…in metalwork we cannot rival our fathers, many of whose secrets are lost. — Gloin, Many Meetings
But how about boots? The flavor text from Boots from Erebor doesn’t go anywhere near the Lonely Mountain. It is taken from the prologue “Concerning Hobbits” and reminds us that, yes, some hobbits wore boots. Not just any boots, mind you, but proper dwarf boots. Right off the cuff this tells us a few things: if there were any cobblers in the Shire (or amongst the Bree-hobbits), they weren’t especially good, and that the hobbits have had regular interactions, if only commercial ones, with the dwarves. After their exile from Erebor, The Lonely Mountain, the dwarves established a new realm for themselves, albeit a petty one, in the Blue Mountains. The Blue Mountains are just a hop, a skip, and probably a jump away from the Shire (see the map below). From there, the dwarves had some dealings with the halflings, and a hobbit or two, ‘queer’ enough to wear them, scored themselves a nice set of boots.
EXPLORE THE LEGEND
The Blue Mountains are a special mountain range as they are amongst the oldest places in the west of Middle-earth. The Blue Mountains (Sindarin, ‘Ered Luin’) held the vast, ancient dwarf kingdoms of Nogrod and Belegost during the First Age. When they were destroyed in the sundering of Beleriand, many dwarves fled to Moria. The eventual return to the Blue Mountains thousands of years later was not a grand one. Thráin II, father of Thorin Oakenshield, led his people there, knowing the Blue Mountains to be a peaceful place and one where the dwarves had lived before (I’m not entirely sure, but I think they kept functioning mines in those parts even before the return of Durin’s Folk). After the sack of Erebor and the War of Dwarves and Orcs, they established a “petty home in exile”, as Thorin described it in the Appendices, but it was not enough for Thorin and his people; the eagerness to reclaim Erebor was rekindled with the loss of his father. Famously, Thráin left and went wandering with a few friends, most notably Balin. He was captured and held in Dol Guldur, tortured, and left to die. As chance would have it, he had hidden a certain map and key, which was passed on to a wandering wizard who had infiltrated the dungeons.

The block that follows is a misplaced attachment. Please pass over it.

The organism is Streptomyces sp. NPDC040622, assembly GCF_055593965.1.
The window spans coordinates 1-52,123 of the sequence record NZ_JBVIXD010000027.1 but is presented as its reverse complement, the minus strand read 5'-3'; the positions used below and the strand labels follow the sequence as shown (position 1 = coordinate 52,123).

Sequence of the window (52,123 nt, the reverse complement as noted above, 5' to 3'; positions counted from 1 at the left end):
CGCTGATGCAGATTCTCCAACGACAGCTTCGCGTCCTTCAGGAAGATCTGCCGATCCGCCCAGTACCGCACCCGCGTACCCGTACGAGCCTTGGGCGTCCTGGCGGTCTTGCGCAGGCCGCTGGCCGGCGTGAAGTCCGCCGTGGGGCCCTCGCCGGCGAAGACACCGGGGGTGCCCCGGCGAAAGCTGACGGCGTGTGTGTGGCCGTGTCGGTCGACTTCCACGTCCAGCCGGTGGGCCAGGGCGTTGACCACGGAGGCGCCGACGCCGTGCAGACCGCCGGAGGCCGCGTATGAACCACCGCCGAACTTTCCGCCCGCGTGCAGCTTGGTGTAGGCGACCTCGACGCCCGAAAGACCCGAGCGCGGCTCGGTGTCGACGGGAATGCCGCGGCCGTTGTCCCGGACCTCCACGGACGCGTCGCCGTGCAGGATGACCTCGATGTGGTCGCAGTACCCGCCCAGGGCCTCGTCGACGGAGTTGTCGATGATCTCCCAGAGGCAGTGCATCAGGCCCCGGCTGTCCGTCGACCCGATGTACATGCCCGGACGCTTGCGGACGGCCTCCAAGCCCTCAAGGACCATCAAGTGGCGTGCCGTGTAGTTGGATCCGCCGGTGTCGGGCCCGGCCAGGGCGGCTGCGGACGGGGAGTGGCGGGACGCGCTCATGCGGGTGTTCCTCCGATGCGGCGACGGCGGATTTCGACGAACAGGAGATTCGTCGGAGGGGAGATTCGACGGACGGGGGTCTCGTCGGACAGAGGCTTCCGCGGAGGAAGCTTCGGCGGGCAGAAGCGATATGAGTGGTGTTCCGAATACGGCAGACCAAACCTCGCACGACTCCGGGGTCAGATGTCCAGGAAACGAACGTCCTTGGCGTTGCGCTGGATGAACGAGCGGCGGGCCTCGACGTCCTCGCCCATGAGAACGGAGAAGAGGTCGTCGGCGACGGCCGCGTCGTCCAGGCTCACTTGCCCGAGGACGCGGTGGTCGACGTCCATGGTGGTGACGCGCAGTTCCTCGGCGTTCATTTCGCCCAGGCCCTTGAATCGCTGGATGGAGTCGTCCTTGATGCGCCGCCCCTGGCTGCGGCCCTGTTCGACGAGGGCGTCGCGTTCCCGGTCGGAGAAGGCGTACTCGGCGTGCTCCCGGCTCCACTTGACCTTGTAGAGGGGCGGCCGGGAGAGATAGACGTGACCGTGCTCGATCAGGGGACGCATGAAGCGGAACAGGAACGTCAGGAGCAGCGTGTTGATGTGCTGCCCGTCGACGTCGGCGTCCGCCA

There is a notable strain of crazy in the line of Durin that appears after they are given a certain set of seven rings. It’s believed that the hold of the rings amplified the natural dwarvish want of gold and sent Thrór in a fit to the walls of Moria, where he was subsequently mutilated. It sent Thráin out to his doom and, even though Thrór’s ring was lost at this point, the same lust almost cost Thorin everything when he finally retook his long forgotten gold before the Battle of Five Armies.
The Lonely Mountain, after its reclamation, once again became the center of dwarvendom. We get little hints about the other Houses of the Dwarves dropped here and there, but it is really the Longbeards (Durin’s Folk) who are the strongest and most well-known at this period in time. But let’s go back a bit.
At the end of the First Age of the Sun, times was hard. Morgoth, the Great Enemy (I like to think of him as Sauron’s boss), was having his way with the West of Middle-earth. Orcs were on the loose, Balrogs were in abundance, and the nastiest of all dragons had been bred and unleashed with orders to kill. The dwarves at that time lived in the Blue Mountains, which were then a great chain comparable to the Misty Mountains. The two dwarf-homes there of note were, as I said, Nogrod and Belegost and they aided the Elves and Men of that Age in what ways they could. They also had their difficulties with the Elves, but that’s another card and another story.